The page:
Over the past twenty years or so several global and regional agreements
have emerged to address the problems associated with international shipments
of hazardous substances. Such agreements are found in three main areas
covering three categories of goods: hazardous wastes (Basel convention, Bamako
convention, and a number of regional agreements), certain chemicals (Rotterdam
Convention), and genetically modified organisms (Cartagena Protocol). .
This ground-breaking study is the first book to take a comprehensive approach
to the subject of transboundary shipments of hazardous substances and the
instruments employed for regulating such shipments. It fully explains which
types of trade regulating instruments are employed by which agreements, and
then goes on to evaluate the pros and cons of these instruments with respect
to their compatibility with international legal norms, especially WTO law. For
the first time in any book, the various international legal regimes (hazardous
waste, hazardous chemicals, and biosafety) are compared, based on such
criteria as the following:
effectiveness of the regulatory instruments;
ability to protect the environment and/or human health;
ability to accommodate new information; and
where they place effective decision-making ability and authority.
At the heart of the thesis is a recognition that the concept of prior informed
consent (PIC) – a relatively new instrument for controlling international
trade flows – has become a central tenet in hazardous trade regulation. The
author demonstrates that PIC seems to offer a promising way to strengthen the
ability to protect the environment and human health without unnecessarily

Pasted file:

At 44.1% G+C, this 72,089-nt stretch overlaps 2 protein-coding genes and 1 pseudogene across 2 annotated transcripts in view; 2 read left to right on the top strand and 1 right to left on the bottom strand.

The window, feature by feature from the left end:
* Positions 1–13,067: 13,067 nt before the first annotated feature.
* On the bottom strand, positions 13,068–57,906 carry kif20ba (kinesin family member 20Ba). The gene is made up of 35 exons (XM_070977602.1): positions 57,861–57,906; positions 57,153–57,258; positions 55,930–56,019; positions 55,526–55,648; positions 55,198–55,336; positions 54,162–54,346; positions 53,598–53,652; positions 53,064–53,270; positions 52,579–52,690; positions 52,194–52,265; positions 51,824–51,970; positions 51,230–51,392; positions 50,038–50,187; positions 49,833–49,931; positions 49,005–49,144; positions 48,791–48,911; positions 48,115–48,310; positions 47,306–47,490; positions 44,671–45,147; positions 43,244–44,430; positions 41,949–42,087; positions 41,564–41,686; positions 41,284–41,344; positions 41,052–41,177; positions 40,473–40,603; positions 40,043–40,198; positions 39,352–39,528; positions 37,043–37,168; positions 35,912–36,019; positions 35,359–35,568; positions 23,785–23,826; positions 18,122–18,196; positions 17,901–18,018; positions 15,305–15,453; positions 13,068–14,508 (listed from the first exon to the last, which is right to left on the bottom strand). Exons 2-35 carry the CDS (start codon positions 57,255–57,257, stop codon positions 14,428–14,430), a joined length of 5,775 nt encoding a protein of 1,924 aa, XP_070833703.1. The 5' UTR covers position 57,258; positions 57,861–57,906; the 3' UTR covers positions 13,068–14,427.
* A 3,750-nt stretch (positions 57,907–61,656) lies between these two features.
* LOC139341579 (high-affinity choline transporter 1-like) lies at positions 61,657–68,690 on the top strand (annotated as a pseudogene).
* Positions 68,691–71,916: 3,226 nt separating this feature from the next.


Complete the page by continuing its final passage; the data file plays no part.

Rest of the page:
impeding the free flow of goods, thus effectively addressing persistent
conflicts between trade and environmental protection. Taken in conjunction
with other trade-regulating measures, his analysis assesses the PIC
concept/procedure from three perspectives: its effect on state sovereignty,
its potential for enhancing environmental and health protection in importing
states, and its relationship with the free-trade regime, represented primarily
by the GATT and the SPS and TBT Agreements of the WTO.
The analysis also includes coverage of the pertinent export laws of the EU and
the United States, and of the export and import laws of India pertaining to
potentially hazardous substances and products.
Prior Informed Consent and Hazardous Trade vividly clarifies the
objectives pursued by the international regulation of trade in hazardous
substances – to strengthen regulatory control, to protect human health and the
environment, and to prevent unjustified impediments to free trade. In its
deeply-informed assessment of the relative weight attributed to each of these
objectives, and in its keen analysis of the implications of that weighing on
effective decision-making capacity with respect to hazardous trade, this book
will be of immeasurable value to lawyers, policymakers and academics working
with issues related to transboundary movements of hazardous substances, and
especially with conflicts between trade and environmental protection.
List of Tables. Acknowledgements. Abbreviations.
Part I: Issues and Concepts. 1.
Introduction. 2. International Law Premises. 3. Sovereignty.
4. Hazardous Trade as Transboundary Harm. Part II: Hazardous-Trade
Regimes. 5. The Hazardous-Waste Regime. 6. The Hazardous-Chemicals
Regime. 7. The Biosafety Regime . 8. Comparison and Analysis of
the Hazardous-Trade Regimes.
III: The Free-Trade Regime. 9. Free-Trade Law. 10. WTO Law. 11.
Conflicts between the Environmental Regime and the Free-Trade Regime.
Part IV: Analysis and Reflections. 12. Objectives and
Regulatory Instruments. 13. Further Aspects of PIC. 14. General
Conclusions. Tables of Materials. Treaties and Laws. Cases. Bibliography.
Official Documents. Miscellaneous. Index.